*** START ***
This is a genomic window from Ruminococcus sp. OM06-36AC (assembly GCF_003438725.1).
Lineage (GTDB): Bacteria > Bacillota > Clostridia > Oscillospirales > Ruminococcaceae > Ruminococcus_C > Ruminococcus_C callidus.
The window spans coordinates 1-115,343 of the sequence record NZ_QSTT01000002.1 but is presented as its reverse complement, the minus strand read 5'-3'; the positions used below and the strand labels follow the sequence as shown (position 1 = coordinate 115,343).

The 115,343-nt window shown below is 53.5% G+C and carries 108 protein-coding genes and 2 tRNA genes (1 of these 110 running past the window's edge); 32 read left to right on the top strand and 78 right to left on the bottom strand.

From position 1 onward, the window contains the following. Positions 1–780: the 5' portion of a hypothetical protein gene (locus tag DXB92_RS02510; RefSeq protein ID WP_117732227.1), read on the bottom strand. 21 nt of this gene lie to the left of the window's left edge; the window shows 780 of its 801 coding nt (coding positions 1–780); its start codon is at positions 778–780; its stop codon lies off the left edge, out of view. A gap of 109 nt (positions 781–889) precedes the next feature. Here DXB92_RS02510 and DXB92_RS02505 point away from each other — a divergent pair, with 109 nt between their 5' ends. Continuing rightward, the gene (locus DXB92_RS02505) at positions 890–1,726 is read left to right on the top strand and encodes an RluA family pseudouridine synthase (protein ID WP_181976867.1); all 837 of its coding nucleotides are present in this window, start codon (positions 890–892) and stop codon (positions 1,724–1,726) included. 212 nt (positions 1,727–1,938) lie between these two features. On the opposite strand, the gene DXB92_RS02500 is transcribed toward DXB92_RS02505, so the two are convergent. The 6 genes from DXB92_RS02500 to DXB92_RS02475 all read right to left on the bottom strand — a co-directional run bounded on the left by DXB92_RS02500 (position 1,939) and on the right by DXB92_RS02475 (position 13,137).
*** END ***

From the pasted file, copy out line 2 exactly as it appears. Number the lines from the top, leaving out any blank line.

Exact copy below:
Lineage (GTDB): Bacteria > Bacillota > Clostridia > Oscillospirales > Ruminococcaceae > Ruminococcus_C > Ruminococcus_C callidus.